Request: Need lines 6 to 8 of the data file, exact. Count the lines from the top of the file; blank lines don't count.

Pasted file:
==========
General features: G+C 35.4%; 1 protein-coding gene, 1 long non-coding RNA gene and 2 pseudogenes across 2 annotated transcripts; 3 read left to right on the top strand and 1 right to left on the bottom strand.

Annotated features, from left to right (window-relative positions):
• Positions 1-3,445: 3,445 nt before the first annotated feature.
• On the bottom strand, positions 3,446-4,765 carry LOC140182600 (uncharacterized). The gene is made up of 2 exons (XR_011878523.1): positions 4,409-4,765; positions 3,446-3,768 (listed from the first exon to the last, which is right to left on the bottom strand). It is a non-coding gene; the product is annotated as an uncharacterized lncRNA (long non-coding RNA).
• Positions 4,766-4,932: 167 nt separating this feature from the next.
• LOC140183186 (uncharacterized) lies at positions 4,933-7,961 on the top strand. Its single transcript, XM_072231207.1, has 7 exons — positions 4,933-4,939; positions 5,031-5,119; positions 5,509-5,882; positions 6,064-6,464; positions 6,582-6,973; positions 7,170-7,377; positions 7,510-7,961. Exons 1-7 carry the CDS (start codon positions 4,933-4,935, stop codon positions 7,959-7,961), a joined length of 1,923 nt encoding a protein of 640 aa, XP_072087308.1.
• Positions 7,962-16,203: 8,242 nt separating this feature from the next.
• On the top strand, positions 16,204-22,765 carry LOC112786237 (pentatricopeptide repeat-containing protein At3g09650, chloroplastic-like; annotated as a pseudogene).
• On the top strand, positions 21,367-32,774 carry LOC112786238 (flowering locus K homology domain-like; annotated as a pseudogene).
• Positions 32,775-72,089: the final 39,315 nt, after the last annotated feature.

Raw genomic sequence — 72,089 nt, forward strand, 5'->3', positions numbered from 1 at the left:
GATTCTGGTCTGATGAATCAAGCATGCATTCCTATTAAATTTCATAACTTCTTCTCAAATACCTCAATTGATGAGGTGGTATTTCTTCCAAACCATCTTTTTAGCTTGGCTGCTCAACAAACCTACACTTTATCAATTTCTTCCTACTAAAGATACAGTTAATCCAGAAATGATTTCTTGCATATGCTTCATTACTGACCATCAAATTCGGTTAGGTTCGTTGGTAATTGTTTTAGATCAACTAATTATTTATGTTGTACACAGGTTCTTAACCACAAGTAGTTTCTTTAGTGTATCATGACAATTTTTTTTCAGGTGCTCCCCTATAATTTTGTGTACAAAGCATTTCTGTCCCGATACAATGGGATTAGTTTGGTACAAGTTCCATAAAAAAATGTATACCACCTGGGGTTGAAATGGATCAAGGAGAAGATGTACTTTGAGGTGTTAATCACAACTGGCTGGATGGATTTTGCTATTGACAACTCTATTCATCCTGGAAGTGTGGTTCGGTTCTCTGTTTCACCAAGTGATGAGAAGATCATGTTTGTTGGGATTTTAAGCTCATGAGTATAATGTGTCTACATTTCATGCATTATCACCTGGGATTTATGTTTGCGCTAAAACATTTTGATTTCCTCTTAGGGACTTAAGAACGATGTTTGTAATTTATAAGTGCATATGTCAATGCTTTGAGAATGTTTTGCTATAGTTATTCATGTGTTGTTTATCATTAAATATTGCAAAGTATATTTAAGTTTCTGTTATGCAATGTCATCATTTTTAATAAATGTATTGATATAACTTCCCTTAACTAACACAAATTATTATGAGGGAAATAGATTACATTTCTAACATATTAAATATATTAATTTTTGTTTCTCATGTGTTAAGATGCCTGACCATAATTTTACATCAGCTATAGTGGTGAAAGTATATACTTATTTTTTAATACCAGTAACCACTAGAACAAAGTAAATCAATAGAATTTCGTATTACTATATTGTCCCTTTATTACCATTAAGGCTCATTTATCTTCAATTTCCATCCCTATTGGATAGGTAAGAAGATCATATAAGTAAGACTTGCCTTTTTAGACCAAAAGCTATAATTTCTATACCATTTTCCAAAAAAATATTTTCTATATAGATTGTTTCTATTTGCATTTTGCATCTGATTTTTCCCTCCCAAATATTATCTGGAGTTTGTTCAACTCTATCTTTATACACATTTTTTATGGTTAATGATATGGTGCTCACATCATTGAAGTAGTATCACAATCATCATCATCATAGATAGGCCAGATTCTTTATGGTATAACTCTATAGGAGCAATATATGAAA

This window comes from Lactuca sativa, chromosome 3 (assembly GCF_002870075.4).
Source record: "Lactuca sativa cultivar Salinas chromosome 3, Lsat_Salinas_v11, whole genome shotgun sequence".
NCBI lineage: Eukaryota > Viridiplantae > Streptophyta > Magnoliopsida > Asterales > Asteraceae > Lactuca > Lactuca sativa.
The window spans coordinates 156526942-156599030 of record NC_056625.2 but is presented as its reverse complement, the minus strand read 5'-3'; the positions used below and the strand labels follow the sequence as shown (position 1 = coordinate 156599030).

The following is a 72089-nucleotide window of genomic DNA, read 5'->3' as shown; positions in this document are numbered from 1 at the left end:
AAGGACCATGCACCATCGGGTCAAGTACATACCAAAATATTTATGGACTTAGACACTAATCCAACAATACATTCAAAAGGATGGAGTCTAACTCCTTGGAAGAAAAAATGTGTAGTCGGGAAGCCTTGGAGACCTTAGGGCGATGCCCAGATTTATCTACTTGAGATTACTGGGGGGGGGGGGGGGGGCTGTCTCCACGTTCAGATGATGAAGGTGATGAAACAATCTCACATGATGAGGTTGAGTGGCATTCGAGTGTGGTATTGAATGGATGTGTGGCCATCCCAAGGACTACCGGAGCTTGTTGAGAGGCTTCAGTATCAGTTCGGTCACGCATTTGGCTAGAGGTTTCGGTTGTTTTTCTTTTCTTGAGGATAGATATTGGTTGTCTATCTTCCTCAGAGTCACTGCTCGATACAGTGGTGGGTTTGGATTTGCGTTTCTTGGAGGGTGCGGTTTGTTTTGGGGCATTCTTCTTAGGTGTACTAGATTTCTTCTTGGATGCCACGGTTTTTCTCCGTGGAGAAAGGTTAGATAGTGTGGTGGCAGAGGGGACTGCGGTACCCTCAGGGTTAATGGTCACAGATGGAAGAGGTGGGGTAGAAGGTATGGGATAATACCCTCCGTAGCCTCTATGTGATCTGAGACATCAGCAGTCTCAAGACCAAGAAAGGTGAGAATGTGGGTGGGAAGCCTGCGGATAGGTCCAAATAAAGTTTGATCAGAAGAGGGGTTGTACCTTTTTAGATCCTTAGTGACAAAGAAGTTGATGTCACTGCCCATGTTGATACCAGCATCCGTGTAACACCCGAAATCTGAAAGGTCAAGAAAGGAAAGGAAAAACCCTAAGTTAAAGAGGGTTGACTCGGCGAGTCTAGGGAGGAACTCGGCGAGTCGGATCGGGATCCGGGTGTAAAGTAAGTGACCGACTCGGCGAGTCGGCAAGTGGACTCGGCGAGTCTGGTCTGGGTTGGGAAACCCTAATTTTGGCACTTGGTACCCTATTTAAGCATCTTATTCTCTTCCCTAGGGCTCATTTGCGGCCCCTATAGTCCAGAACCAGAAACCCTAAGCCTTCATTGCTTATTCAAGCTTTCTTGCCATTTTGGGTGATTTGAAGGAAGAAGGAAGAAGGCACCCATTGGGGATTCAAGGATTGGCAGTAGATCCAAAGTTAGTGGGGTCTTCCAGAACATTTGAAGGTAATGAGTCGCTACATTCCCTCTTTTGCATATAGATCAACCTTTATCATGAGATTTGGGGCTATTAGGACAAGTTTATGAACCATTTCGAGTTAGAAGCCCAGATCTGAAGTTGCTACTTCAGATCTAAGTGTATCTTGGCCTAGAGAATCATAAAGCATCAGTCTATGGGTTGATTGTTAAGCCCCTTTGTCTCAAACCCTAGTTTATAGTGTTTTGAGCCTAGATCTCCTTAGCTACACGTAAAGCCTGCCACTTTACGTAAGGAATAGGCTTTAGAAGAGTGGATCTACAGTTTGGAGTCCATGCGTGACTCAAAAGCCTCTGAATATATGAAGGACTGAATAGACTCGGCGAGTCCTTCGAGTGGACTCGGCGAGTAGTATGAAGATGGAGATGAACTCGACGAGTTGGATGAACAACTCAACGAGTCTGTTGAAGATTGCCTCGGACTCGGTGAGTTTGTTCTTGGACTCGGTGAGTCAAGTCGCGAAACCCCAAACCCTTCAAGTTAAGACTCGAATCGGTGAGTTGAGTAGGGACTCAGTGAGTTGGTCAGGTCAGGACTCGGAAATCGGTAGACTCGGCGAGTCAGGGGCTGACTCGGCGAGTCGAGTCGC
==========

• LOC140183186 (uncharacterized) lies at positions 4,933-7,961 on the top strand. Its single transcript, XM_072231207.1, has 7 exons — positions 4,933-4,939; positions 5,031-5,119; positions 5,509-5,882; positions 6,064-6,464; positions 6,582-6,973; positions 7,170-7,377; positions 7,510-7,961. Exons 1-7 carry the CDS (start codon positions 4,933-4,935, stop codon positions 7,959-7,961), a joined length of 1,923 nt encoding a protein of 640 aa, XP_072087308.1.
• Positions 7,962-16,203: 8,242 nt separating this feature from the next.
• On the top strand, positions 16,204-22,765 carry LOC112786237 (pentatricopeptide repeat-containing protein At3g09650, chloroplastic-like; annotated as a pseudogene).